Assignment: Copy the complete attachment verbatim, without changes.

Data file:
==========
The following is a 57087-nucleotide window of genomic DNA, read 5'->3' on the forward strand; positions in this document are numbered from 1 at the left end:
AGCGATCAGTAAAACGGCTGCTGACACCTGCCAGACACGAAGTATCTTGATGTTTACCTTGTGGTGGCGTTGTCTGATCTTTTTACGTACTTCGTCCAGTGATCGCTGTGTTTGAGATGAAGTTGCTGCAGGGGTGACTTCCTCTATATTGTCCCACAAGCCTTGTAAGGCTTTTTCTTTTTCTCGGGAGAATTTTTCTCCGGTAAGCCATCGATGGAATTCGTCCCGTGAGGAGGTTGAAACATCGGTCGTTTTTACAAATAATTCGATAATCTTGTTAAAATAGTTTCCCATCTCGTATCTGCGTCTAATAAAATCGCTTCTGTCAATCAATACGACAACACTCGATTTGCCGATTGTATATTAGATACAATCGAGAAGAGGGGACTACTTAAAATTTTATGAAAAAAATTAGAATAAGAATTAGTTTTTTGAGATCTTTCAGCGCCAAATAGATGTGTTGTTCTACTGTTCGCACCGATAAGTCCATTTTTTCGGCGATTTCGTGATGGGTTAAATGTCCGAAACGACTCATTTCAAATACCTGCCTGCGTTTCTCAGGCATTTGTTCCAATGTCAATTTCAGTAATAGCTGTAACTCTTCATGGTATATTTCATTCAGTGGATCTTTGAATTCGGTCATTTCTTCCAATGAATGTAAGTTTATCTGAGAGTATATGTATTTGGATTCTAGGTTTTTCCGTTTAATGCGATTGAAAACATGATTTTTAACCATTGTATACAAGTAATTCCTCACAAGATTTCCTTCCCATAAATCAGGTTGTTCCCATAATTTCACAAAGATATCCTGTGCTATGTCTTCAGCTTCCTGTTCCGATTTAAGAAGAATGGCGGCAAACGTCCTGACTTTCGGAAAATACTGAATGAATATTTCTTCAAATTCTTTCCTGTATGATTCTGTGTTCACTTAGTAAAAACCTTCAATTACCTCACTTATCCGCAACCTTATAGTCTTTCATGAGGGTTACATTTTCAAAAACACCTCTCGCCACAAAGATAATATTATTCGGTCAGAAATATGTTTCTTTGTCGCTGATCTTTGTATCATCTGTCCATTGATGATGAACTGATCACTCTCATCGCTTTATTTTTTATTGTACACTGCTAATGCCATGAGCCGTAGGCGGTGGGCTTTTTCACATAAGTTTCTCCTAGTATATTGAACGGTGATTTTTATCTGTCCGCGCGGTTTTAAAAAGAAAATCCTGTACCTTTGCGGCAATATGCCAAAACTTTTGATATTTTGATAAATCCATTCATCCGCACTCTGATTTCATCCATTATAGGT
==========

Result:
The following is a 57087-nucleotide window of genomic DNA, read 5'->3' on the forward strand; positions in this document are numbered from 1 at the left end:
AGCGATCAGTAAAACGGCTGCTGACACCTGCCAGACACGAAGTATCTTGATGTTTACCTTGTGGTGGCGTTGTCTGATCTTTTTACGTACTTCGTCCAGTGATCGCTGTGTTTGAGATGAAGTTGCTGCAGGGGTGACTTCCTCTATATTGTCCCACAAGCCTTGTAAGGCTTTTTCTTTTTCTCGGGAGAATTTTTCTCCGGTAAGCCATCGATGGAATTCGTCCCGTGAGGAGGTTGAAACATCGGTCGTTTTTACAAATAATTCGATAATCTTGTTAAAATAGTTTCCCATCTCGTATCTGCGTCTAATAAAATCGCTTCTGTCAATCAATACGACAACACTCGATTTGCCGATTGTATATTAGATACAATCGAGAAGAGGGGACTACTTAAAATTTTATGAAAAAAATTAGAATAAGAATTAGTTTTTTGAGATCTTTCAGCGCCAAATAGATGTGTTGTTCTACTGTTCGCACCGATAAGTCCATTTTTTCGGCGATTTCGTGATGGGTTAAATGTCCGAAACGACTCATTTCAAATACCTGCCTGCGTTTCTCAGGCATTTGTTCCAATGTCAATTTCAGTAATAGCTGTAACTCTTCATGGTATATTTCATTCAGTGGATCTTTGAATTCGGTCATTTCTTCCAATGAATGTAAGTTTATCTGAGAGTATATGTATTTGGATTCTAGGTTTTTCCGTTTAATGCGATTGAAAACATGATTTTTAACCATTGTATACAAGTAATTCCTCACAAGATTTCCTTCCCATAAATCAGGTTGTTCCCATAATTTCACAAAGATATCCTGTGCTATGTCTTCAGCTTCCTGTTCCGATTTAAGAAGAATGGCGGCAAACGTCCTGACTTTCGGAAAATACTGAATGAATATTTCTTCAAATTCTTTCCTGTATGATTCTGTGTTCACTTAGTAAAAACCTTCAATTACCTCACTTATCCGCAACCTTATAGTCTTTCATGAGGGTTACATTTTCAAAAACACCTCTCGCCACAAAGATAATATTATTCGGTCAGAAATATGTTTCTTTGTCGCTGATCTTTGTATCATCTGTCCATTGATGATGAACTGATCACTCTCATCGCTTTATTTTTTATTGTACACTGCTAATGCCATGAGCCGTAGGCGGTGGGCTTTTTCACATAAGTTTCTCCTAGTATATTGAACGGTGATTTTTATCTGTCCGCGCGGTTTTAAAAAGAAAATCCTGTACCTTTGCGGCAATATGCCAAAACTTTTGATATTTTGATAAATCCATTCATCCGCACTCTGATTTCATCCATTATAGGT